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Crowd supports Extension move to county complex

NH REPRESENTATIVES (l-r) Frank McCarthy, Mark McConkey and Karen Umberger listen to public comment during a hearing to decide whether or not the Carroll County branch of UNH Cooperative Extension should be housed at the old nursing home once residents move to the new home. (Mellisa Seamans photo) (click for larger version)
July 21, 2011
OSSIPEE — Though admittedly not a fan of straw votes, NH Rep. Mark McConkey allowed one Monday night that showed overwhelming support for moving the Carroll County UNH Cooperative Extension back to Ossipee.

The hearing drew about 80 people, many who thought the intention of the hearing was for the county delegation subcommittee to hear comment on whether or not the county should continue to fund the Extension.

McConkey, subcommittee chairman, sternly ran a very to-the-point hearing that lasted about 40 minutes and did not stray from that point should the Extension be moved into the old nursing home on the county complex?

Several, including Kamal Nath of Effingham and Barbara Wood of Wolfeboro asked why the delegation is even asking the question. It has been brought up at several recent county commission and county delegation meetings that the Extension was moved to the only suitable available rental space five years ago and was promised they'd be back in Ossipee within five years.

"Why are we revisiting this issue when it was decided years ago," asked Nath.

"You made a prior decision. Stick with it," said Wood.

Ralph Lutjen of Madison said the Conway location is more convenient for him but the economics of the move make sense.

William Farnum, a Tamworth resident and selectman, defended the value of the work of the Extension and spoke in favor of reusing the county home for the Extension. "Let's not kick the can down the road. It will only be more expensive to pick it up later," he said.

When questions arose about why county officials voted to build a new nursing home, calling the old one inhabitable, Commissioner David Sorensen said the building is no longer fit for residents to live in but can be used for other purposes. The main reason, he said, is the current home has two residents sharing a room and four residents having to share each bathroom. In the new home, each resident will have their own room and their own bathroom.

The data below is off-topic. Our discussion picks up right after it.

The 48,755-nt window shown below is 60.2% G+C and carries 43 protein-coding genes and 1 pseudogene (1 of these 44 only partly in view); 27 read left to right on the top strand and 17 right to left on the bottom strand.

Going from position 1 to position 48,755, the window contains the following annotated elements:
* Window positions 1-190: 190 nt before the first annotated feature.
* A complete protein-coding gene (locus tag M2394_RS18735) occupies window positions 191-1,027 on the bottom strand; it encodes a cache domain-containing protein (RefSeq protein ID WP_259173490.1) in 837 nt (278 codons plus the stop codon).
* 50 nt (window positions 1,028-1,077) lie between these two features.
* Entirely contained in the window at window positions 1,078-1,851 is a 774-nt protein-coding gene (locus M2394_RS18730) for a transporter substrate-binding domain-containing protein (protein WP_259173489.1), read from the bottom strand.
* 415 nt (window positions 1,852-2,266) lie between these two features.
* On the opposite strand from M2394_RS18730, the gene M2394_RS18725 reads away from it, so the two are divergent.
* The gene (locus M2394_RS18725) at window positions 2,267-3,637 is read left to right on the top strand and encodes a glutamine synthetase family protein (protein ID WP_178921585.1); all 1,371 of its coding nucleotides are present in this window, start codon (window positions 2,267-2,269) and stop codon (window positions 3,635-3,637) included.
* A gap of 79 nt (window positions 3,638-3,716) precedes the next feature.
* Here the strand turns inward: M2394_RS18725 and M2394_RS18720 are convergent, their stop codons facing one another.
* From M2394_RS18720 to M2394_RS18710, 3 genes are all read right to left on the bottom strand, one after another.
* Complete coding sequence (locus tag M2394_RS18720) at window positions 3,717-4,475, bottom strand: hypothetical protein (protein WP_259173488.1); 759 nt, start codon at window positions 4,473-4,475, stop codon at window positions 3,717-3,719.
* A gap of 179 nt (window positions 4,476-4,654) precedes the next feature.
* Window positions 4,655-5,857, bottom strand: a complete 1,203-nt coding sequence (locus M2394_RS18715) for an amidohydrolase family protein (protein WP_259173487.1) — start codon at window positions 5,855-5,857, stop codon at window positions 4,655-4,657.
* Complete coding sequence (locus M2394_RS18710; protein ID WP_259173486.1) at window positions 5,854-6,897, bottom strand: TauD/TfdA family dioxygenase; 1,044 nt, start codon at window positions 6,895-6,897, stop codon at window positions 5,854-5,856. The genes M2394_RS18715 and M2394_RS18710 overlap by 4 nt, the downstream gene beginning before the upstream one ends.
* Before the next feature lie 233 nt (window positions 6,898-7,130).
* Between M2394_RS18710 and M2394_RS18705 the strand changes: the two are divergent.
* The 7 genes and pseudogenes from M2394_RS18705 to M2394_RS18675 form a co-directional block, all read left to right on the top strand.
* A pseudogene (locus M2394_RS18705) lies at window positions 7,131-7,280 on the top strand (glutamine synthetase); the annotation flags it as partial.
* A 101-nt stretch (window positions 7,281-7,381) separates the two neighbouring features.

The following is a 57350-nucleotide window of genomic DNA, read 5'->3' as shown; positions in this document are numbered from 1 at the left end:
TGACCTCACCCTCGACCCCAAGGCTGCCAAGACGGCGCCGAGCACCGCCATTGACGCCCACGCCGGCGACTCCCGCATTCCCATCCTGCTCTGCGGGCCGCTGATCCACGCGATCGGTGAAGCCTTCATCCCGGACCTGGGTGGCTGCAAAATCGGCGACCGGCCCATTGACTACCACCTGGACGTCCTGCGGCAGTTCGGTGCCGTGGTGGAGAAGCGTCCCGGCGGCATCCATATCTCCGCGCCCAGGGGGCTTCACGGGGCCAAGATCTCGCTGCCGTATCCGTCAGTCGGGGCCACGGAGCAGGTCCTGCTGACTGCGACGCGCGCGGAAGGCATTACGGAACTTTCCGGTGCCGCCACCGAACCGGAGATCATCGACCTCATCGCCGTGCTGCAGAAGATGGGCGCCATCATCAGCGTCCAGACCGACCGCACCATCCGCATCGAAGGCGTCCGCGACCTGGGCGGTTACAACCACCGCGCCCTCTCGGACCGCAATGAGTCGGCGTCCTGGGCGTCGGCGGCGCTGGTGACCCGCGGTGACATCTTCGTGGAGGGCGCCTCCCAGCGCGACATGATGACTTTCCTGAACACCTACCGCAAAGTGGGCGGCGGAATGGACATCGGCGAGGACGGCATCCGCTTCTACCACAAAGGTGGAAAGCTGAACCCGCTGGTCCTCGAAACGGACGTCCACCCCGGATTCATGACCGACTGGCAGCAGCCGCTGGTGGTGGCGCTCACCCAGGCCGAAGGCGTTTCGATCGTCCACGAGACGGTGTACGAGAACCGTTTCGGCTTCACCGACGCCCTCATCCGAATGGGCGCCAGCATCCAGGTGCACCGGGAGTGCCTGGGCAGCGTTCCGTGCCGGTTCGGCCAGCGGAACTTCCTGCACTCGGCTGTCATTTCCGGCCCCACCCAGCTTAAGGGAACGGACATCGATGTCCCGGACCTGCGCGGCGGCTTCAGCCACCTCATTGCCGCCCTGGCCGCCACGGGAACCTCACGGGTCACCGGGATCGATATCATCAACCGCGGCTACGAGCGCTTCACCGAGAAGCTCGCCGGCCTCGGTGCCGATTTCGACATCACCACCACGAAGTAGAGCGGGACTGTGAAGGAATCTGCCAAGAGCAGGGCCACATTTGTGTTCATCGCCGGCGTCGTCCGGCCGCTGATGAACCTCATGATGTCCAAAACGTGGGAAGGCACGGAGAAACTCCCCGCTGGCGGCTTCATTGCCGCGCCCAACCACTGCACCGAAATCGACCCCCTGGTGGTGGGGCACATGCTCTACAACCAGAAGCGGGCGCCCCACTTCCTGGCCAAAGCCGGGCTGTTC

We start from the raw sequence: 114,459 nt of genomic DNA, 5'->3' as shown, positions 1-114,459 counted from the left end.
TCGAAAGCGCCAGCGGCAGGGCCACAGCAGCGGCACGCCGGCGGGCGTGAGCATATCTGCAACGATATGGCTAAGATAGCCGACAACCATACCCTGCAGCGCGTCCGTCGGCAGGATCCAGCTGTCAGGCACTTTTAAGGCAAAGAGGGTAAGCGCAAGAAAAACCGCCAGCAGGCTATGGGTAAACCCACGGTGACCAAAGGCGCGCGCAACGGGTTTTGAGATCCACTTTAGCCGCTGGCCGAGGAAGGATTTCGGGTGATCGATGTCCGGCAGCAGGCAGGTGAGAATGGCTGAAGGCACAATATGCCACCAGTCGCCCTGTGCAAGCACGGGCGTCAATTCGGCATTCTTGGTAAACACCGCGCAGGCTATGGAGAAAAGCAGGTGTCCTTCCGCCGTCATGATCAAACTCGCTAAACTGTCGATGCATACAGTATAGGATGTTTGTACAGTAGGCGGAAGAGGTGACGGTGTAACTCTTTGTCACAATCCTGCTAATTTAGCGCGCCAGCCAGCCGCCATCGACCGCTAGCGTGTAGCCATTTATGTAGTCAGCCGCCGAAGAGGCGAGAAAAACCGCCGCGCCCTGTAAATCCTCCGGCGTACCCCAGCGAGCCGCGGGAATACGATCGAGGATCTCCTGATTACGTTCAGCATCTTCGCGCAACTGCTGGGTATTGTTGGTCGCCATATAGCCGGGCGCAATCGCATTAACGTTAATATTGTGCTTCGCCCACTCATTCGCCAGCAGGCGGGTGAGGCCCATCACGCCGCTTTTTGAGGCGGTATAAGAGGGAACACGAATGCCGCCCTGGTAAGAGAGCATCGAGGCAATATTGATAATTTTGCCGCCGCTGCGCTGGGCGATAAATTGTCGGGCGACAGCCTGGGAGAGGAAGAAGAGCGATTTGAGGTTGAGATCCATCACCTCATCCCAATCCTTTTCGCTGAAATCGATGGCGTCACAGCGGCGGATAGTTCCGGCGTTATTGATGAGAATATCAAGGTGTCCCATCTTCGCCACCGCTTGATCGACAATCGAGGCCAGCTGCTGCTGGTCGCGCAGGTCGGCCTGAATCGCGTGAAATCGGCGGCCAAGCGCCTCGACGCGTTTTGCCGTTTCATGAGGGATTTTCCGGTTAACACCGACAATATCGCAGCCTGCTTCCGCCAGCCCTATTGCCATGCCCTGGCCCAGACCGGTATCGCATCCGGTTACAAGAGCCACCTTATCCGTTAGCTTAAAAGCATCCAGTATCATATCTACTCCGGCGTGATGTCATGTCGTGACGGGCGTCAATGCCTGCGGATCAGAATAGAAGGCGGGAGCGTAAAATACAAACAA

NH Representatives David Babson and Harry Merrow are both in favor of reusing the core of the old home and for the Extension moving to the building. Babson said it's time to talk about how much it would cost to tear it all down and then have to rebuild something to house all of the things that were planned to stay in the old home as the final new home plans were finalized.

Former NH Representative Tom Buco of Conway spoke to reference a report completed in July 2009 by consulting firm EGA that recommends the county keep the main core of the building which is 15,000 square feet and tear down the four wings. The building core could continue to house the extra kitchen, electrical room, pellet boiler, laundry, and the Extension with plenty of space left over for other needs.

Rather than those essentials and the maintenance department as well as additional storage being built into the higher per-square-foot construction of the new home, it has always been in the plan to keep these things in the old home.

In addition to supporting the idea to keep the core only, Merrow said it was already decided years ago the Extension should be on the county complex. He also added that he will never vote to discontinue the county's support of the Extension. Maynard Thompson said he supports the county's continued route of leasing property for the Extension rather than moving them to the complex because leasing gives the county the option in the future to do away with the Extension should officials choose to do so. That was quickly countered by Farnum's response that if the county decides to renovate the old home and house the Extension now and the Extension no longer exists some day, the space already will be renovated and could be used for other purposes.

Bill Stockman of Tuftonboro spoke in support of keeping and renovating the core and possibly renting the rest of the building to earn income for the county.

Nursing home residents are expected to move into the new nursing home mid-September. The Extension is currently renting space in Conway Village. This rent is paid by the County and is about $45,000 per year with about 25 percent of that going towards snow and trash removal and utilities.

Several at the hearing spoke to support the expanded learning opportunities moving the Extension to the county complex will offer. The county currently owns about 800 acres that includes the administration building, county farm, jail, as well as the new and old nursing homes. Timber logging has been ongoing on the forested parcels and haying in the fields twice a year. Additionally, said Noreen McDonald of Wolfeboro, there is a long list of possibilities in both agricultural and forestry that could be pursued on the large county parcel.

The subcommittee consists of McConkey, as well as NH Representatives Frank McCarthy, Steve Schmidt, and Karen Umberger. They are charged with bringing their recommendation on the Extension move back to the full county delegation on Aug. 22 at 9 a.m. The county commissioners are also set to present their proposed plan for use of the whole building. That meeting is open to the public. Anyone who has an opinion they would like considered by the subcommittee can submit written testimony to the county commissioner's office at Carroll County Commissioners, PO Box 152, Ossipee, NH 03864.

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